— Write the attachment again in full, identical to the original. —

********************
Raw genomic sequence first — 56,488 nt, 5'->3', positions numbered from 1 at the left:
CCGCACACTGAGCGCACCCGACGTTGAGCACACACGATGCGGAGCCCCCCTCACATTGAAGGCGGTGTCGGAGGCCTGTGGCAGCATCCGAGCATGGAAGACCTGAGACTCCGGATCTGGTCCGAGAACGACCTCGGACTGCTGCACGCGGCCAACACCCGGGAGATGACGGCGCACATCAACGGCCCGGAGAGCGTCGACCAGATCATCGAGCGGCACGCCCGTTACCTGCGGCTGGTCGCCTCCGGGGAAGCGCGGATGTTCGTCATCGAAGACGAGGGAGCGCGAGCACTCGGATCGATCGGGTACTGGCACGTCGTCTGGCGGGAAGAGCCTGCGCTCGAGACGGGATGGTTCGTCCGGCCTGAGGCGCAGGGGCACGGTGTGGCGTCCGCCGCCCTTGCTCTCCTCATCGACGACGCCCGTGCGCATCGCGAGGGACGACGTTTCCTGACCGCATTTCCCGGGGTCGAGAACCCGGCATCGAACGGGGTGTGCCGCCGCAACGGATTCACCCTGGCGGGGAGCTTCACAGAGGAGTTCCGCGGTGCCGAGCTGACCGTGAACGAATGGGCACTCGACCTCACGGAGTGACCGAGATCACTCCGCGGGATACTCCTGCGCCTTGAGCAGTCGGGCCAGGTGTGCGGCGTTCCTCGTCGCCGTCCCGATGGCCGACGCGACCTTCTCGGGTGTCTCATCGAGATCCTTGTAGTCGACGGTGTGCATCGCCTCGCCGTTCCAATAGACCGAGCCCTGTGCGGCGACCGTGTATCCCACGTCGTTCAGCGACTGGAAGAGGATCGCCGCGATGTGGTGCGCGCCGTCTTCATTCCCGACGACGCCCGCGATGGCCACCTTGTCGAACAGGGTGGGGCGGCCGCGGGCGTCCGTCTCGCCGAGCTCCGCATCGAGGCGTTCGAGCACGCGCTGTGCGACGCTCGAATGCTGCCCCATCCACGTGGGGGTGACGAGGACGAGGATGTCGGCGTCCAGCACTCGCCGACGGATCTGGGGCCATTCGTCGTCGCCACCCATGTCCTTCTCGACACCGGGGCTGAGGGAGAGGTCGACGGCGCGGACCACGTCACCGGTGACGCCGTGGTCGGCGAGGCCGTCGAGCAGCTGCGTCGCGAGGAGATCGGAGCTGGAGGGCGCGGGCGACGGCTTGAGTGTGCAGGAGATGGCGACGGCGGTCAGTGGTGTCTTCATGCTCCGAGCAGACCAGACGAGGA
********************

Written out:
Raw genomic sequence first — 56,488 nt, 5'->3', positions numbered from 1 at the left:
CCGCACACTGAGCGCACCCGACGTTGAGCACACACGATGCGGAGCCCCCCTCACATTGAAGGCGGTGTCGGAGGCCTGTGGCAGCATCCGAGCATGGAAGACCTGAGACTCCGGATCTGGTCCGAGAACGACCTCGGACTGCTGCACGCGGCCAACACCCGGGAGATGACGGCGCACATCAACGGCCCGGAGAGCGTCGACCAGATCATCGAGCGGCACGCCCGTTACCTGCGGCTGGTCGCCTCCGGGGAAGCGCGGATGTTCGTCATCGAAGACGAGGGAGCGCGAGCACTCGGATCGATCGGGTACTGGCACGTCGTCTGGCGGGAAGAGCCTGCGCTCGAGACGGGATGGTTCGTCCGGCCTGAGGCGCAGGGGCACGGTGTGGCGTCCGCCGCCCTTGCTCTCCTCATCGACGACGCCCGTGCGCATCGCGAGGGACGACGTTTCCTGACCGCATTTCCCGGGGTCGAGAACCCGGCATCGAACGGGGTGTGCCGCCGCAACGGATTCACCCTGGCGGGGAGCTTCACAGAGGAGTTCCGCGGTGCCGAGCTGACCGTGAACGAATGGGCACTCGACCTCACGGAGTGACCGAGATCACTCCGCGGGATACTCCTGCGCCTTGAGCAGTCGGGCCAGGTGTGCGGCGTTCCTCGTCGCCGTCCCGATGGCCGACGCGACCTTCTCGGGTGTCTCATCGAGATCCTTGTAGTCGACGGTGTGCATCGCCTCGCCGTTCCAATAGACCGAGCCCTGTGCGGCGACCGTGTATCCCACGTCGTTCAGCGACTGGAAGAGGATCGCCGCGATGTGGTGCGCGCCGTCTTCATTCCCGACGACGCCCGCGATGGCCACCTTGTCGAACAGGGTGGGGCGGCCGCGGGCGTCCGTCTCGCCGAGCTCCGCATCGAGGCGTTCGAGCACGCGCTGTGCGACGCTCGAATGCTGCCCCATCCACGTGGGGGTGACGAGGACGAGGATGTCGGCGTCCAGCACTCGCCGACGGATCTGGGGCCATTCGTCGTCGCCACCCATGTCCTTCTCGACACCGGGGCTGAGGGAGAGGTCGACGGCGCGGACCACGTCACCGGTGACGCCGTGGTCGGCGAGGCCGTCGAGCAGCTGCGTCGCGAGGAGATCGGAGCTGGAGGGCGCGGGCGACGGCTTGAGTGTGCAGGAGATGGCGACGGCGGTCAGTGGTGTCTTCATGCTCCGAGCAGACCAGACGAGGA